Debate Guide: Misdefinitions and Rhetorical Manipulation
To promote a consistent and amicable debate, you must be on the same page as your opponent with language. Opponents will misdefine common phrases in order to get away with indefensible arguments. As far as labelling is concerned, remember to make the point that there is no such thing as 'the pedophile', no more so than 'the heterophile/homophile'. Minor attracted people have no essential characteristics that distinguish them, save that their attractions are strongly directed towards younger people. Therefore, MAPs should not be the exclusive targets of depersonalization. Point out the following examples:
Pedophilia is commonly, and often simultaneously, misdefined as:
- "Child Sexual Abuse" or "a crime"
- "Minor-adult sex"
- "Attraction to minors" or "attraction to a considerably younger person"
- "Pornographic material"
- ...even as a "social issue/problem/topic"
Pedophilia is a sexual attraction towards prepubescent children. Dictionaries provide basic definitions, e.g. 'sexual desire directed towards children' (Oxford, 1991), and sometimes specify the colloquial uses. Abuse of a child should not automatically qualify a person as a Pedophile, as the etymology of Pedophilia does not relate to behavior. Diagnostic criteria are quite clear on these matters.
Hebephilia and Ephebophilia
You can introduce these chronophilias alongside a critique of your opponent's definitions. Hebephilia is defined as a sexual attraction towards pubescents. Ephebophilia is more controversial, since the target (post pubescent youth, sometimes defined as late teens) is sexually mature and most probably teleiophilic.
This is a word for a man who interacts 'sexually' with adolescent/pubescent boys. It derives from "boy love" the combination of “παίδ-” (the Greek stem for boy or child) with “ἐραστής” (Greek for lover; cf. “eros”). It has been manipulated in modern times, so that it refers to the anal penetration of underage boys, homosexuality, or any form of child rape.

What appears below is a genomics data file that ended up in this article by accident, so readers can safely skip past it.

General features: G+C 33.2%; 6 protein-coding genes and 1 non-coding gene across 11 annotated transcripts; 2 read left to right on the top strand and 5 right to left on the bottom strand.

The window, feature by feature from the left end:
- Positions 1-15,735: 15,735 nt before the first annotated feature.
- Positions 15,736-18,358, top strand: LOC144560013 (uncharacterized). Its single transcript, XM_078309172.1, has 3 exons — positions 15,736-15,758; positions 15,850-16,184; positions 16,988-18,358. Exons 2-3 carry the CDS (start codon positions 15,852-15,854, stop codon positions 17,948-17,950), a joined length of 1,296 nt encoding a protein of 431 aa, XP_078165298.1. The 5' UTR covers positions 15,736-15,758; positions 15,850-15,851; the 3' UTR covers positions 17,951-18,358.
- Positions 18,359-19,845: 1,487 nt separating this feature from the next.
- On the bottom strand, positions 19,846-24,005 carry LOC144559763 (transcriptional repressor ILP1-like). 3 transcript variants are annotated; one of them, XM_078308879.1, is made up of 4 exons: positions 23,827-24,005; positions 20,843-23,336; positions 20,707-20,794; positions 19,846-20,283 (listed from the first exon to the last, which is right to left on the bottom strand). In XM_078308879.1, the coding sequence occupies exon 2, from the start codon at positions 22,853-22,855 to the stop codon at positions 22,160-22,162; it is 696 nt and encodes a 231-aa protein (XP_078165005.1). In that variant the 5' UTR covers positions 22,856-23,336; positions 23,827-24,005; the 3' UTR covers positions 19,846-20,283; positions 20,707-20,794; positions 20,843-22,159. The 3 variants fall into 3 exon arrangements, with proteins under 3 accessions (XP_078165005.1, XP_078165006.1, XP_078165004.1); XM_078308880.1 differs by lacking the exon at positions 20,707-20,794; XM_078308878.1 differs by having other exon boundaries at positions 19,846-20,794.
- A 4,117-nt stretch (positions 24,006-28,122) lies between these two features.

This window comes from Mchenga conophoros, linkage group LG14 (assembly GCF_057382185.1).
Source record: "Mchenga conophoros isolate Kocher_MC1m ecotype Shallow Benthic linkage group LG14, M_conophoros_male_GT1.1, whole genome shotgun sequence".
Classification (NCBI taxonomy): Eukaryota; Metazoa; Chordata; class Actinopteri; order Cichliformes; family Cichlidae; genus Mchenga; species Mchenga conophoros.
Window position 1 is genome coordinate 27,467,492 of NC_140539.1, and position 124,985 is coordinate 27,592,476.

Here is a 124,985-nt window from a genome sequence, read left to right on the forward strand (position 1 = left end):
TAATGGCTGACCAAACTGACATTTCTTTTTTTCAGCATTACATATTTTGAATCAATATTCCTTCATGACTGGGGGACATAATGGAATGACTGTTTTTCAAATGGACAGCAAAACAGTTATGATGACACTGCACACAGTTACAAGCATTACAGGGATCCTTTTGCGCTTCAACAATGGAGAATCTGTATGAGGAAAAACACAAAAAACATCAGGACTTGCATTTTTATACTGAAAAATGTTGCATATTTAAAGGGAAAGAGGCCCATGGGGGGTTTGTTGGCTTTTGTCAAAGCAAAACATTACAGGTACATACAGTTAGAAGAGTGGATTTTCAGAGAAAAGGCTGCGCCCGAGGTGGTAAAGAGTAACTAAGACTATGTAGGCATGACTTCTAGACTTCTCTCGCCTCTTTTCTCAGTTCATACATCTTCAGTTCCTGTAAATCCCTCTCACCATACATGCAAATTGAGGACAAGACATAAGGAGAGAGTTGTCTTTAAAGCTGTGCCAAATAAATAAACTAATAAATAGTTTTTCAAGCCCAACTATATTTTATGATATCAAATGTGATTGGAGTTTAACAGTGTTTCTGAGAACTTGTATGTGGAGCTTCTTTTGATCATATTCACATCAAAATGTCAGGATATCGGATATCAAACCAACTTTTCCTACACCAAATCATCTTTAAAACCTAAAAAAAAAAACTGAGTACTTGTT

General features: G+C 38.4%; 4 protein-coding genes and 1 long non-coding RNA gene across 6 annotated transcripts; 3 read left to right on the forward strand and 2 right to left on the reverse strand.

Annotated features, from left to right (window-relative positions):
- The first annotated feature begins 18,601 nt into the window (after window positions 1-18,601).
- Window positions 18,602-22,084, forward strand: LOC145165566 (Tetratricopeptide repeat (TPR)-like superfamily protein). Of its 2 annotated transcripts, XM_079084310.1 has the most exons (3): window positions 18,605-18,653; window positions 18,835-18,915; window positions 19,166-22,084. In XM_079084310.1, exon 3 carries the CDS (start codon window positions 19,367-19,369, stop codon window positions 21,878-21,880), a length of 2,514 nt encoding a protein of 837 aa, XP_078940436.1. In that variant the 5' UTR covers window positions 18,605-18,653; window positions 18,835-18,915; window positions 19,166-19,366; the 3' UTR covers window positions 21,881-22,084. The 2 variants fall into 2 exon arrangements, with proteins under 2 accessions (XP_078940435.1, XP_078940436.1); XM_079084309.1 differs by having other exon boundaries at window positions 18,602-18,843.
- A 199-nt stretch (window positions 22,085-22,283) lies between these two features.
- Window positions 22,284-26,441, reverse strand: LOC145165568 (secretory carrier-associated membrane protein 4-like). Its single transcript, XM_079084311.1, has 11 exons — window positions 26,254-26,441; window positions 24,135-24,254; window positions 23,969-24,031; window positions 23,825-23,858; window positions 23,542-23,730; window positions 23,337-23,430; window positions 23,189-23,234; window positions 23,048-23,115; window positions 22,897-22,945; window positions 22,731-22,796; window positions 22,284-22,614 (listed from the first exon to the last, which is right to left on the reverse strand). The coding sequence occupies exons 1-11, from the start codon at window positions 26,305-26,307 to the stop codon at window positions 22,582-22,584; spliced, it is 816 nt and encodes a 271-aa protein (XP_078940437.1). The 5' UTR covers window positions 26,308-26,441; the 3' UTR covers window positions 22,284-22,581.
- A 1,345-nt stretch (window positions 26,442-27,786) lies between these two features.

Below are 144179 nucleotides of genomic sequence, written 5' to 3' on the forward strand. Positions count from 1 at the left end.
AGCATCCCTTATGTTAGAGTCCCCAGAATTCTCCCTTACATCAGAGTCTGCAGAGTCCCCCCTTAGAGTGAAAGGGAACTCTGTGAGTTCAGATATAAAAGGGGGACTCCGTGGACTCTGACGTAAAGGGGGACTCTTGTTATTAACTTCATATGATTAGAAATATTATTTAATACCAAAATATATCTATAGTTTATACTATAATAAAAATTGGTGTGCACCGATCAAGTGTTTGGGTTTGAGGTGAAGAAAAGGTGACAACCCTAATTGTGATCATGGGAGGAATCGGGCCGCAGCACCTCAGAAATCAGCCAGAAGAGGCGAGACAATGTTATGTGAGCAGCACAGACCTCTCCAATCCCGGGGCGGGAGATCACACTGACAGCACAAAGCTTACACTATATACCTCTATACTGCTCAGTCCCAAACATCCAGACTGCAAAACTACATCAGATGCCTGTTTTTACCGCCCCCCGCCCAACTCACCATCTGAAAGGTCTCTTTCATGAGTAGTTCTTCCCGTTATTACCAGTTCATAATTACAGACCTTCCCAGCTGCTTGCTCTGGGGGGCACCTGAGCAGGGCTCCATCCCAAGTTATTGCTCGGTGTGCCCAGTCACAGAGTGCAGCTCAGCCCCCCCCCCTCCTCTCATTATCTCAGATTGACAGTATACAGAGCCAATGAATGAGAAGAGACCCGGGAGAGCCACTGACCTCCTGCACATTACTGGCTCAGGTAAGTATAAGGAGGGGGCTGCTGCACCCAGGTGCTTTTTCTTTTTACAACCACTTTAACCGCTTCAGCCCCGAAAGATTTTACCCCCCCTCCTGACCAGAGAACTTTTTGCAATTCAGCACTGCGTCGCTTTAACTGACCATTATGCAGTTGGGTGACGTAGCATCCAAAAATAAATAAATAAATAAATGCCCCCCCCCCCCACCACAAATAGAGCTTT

These terms may be adopted by your opponent, but should be challenged, and not adopted as parameters of debate. Use more neutral terms yourself, such as "minor", "teen", "age-discrepancy", "sexual"/"genital contact", "intimacy".
The most likely reason you will not be able to force your opponent to adopt trauma-neutral language is that they will quote studies concluding that "child sexual abuse" is uniquely and intensively harmful. These false-diagnostics are based upon methodological and sampling flaws that are as common as they are predictable. Thankfully, methodology has been improving over the last couple of decades, with many of the confounding variables being weeded out. Still, you must point out precisely how the evidence conflicts with theirs, instead of just linking it.
This is an objectifying term that presents sexual intimacy as something that is done by an older partner unto a younger one. It assumes penetration and has coercive overtones. A reasoned debate can only be had if the very definitions that we use are objective, and preferably shared by all sides of a debate. The well-known author and feminist, Patrick Califa, has noted that if engaging in sexual relations with their partners, boylovers generally show more concern for the pleasure of their partners than does the average heterophile.